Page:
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OPINION: Using Covid-19 to score political points is shameful

11 April 2020 - 12:03 By Dan Plato
Cape Town mayor Dan Plato at the Strandfontein lockdown camp for the homeless on April 9 2020, flanked by mayoral committee members Zahid Badroodien, left, and JP Smith.
Cape Town mayor Dan Plato at the Strandfontein lockdown camp for the homeless on April 9 2020, flanked by mayoral committee members Zahid Badroodien, left, and JP Smith.
Image: GroundUp/Ashraf Hendricks

As the last remaining major metro run by the DA, it is no surprise that the City of Cape Town has become the epicentre for opportunistic attacks.

The latest example is the Strandfontein emergency accommodation site for the homeless of Cape Town.

Woefully misguided claims like the totally untrue assertion that the site is a “concentration camp” have bounced back and forth through the media and social media landscape.

The claim just happened to be made by a member of another political party, who was conveniently not wearing any party colours for the TV interview. That planted comment has now attached itself to all the commentary by the politically-aligned civic organisations operating in the city.

Those who haven’t even set foot on the site have now accused the DA of “dumping the homeless on the outskirts of Cape Town”. We have been accused of not feeding them, holding them against their will — even shooting at them. All of this is false.

It is deeply unfortunate that disinformation can so easily be magnified and shared for political advantage at a time of national crisis. Spreading misinformation during this national crisis is, in fact, a crime in terms of the emergency regulations.

We are therefore analysing all the media reports to lay charges in terms of these allegations, wherever perpetrators are identifiable.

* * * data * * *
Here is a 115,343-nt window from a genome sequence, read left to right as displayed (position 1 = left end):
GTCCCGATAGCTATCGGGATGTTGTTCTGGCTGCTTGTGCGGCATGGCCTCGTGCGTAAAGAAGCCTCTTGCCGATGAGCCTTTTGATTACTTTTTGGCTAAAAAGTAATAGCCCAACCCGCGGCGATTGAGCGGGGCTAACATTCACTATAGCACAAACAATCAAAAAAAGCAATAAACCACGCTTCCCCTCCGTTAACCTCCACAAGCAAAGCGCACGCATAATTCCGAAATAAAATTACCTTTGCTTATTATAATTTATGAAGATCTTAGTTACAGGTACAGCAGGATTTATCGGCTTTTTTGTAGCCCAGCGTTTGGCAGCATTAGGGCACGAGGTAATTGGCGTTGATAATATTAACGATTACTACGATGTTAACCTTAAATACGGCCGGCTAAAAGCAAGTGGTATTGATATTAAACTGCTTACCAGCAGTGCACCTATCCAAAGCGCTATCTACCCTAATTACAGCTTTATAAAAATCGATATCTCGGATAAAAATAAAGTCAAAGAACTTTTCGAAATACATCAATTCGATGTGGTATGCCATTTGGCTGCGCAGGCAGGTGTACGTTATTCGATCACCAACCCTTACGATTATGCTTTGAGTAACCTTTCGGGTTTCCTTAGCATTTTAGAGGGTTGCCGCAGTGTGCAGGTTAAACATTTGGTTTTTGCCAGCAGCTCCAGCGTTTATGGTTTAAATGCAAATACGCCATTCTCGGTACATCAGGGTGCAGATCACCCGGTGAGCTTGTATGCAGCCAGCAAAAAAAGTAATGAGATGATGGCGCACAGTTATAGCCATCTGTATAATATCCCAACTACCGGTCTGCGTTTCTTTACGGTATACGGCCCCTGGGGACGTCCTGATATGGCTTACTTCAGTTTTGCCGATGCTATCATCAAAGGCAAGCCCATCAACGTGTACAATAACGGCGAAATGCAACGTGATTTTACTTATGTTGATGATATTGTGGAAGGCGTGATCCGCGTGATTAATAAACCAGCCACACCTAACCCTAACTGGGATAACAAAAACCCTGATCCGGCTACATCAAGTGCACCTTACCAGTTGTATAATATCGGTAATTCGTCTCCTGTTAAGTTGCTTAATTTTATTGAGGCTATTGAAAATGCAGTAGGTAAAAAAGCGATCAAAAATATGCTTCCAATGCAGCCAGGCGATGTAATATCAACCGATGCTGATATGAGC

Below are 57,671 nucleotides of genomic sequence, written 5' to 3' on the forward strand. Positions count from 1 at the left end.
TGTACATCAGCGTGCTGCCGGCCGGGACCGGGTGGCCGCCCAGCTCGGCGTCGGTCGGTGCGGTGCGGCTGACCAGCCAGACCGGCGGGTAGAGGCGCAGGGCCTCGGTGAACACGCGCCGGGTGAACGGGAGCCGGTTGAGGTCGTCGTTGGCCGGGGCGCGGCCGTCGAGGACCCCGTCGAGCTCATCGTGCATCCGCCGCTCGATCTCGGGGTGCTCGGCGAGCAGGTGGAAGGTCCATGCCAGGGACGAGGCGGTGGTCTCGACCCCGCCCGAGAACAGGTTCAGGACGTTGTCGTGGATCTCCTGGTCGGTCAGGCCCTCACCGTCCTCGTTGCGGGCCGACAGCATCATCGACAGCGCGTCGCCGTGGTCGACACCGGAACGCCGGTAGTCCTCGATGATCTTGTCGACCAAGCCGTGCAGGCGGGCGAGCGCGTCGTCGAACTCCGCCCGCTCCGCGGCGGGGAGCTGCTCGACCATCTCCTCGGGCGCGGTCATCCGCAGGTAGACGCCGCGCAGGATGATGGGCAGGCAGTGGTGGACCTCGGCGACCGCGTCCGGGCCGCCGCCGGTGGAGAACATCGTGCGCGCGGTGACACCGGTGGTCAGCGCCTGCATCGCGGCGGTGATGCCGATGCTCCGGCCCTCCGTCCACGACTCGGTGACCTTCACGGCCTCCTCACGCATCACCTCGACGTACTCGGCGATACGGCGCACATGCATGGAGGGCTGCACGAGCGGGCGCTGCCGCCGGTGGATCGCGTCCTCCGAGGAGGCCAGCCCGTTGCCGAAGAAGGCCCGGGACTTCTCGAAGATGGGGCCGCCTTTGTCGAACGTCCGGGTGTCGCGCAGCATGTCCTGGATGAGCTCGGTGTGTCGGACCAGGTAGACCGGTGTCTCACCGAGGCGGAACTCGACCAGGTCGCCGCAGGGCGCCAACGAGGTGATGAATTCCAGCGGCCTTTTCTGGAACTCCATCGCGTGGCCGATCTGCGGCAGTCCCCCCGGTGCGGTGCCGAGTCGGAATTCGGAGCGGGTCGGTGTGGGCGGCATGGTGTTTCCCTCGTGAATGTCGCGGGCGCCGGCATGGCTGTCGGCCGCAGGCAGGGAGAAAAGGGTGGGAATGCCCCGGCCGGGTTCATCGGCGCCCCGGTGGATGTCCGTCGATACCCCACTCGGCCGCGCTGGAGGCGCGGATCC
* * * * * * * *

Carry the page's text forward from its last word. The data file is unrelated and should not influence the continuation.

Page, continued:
The entrance to the Strandfontein lockdown camp for the homeless, which is being operated by four non-government organisations appointed by the City of Cape Town.
The entrance to the Strandfontein lockdown camp for the homeless, which is being operated by four non-government organisations appointed by the City of Cape Town.
Image: GroundUp/Ashraf Hendricks

I would like to unpack some of the above claims.

First, the site was set up under the instruction of the national disaster regulations published by the national government. The same regulations apply to the other sites that we have set up, which include the one at Culemborg in the Cape Town CBD where 500 homeless are accommodated.

We have had to act quickly in terms of these regulations, and in this unprecedented time we have had to adapt our plans to keep up with the requirements expected of municipalities.

Section 11D of the Covid-19 national disaster regulations published ahead of the lockdown states:

(1) For the period of the declaration of a lockdown, a person refusing to be evacuated from any place subject to lockdown, may be evacuated by an enforcement officer to a temporary shelter, if such action is necessary for the preservation of life.

(2) The state shall identify — (a) temporary shelters that meet the necessary hygiene standards for homeless people; and (b) temporary sites for quarantine and self-isolation that meet the necessary hygiene standards for people who cannot isolate or quarantine in their homes.

A volunteer checks on the health of one of the homeless people living at the Strandfontein lockdown camp in Cape Town.
A volunteer checks on the health of one of the homeless people living at the Strandfontein lockdown camp in Cape Town.
Image: Esa Alexander

After overseeing the initial set-up of the site, I returned this week to inspect the various services available and to ensure that our homeless community is well taken care of while at this facility.

We are providing medical services, shelter, blankets, meals, ablution and shower facilities. When entering the site, homeless people are screened by medical professionals for Covid-19 and tuberculosis (TB), while social workers assess mental and substance abuse concerns so that we can respond appropriately to their medical and psychosocial needs.

While interacting with the homeless I heard several reports of medical assistance that they were grateful for, as they had not tried to access these services while living on the street. Those who I had spoken to had received antidepressants, blood pressure medication, and pain relief medication.

Residents of the Strandfontein lockdown camp for the homeless in Cape Town eat while waiting for medical consultations.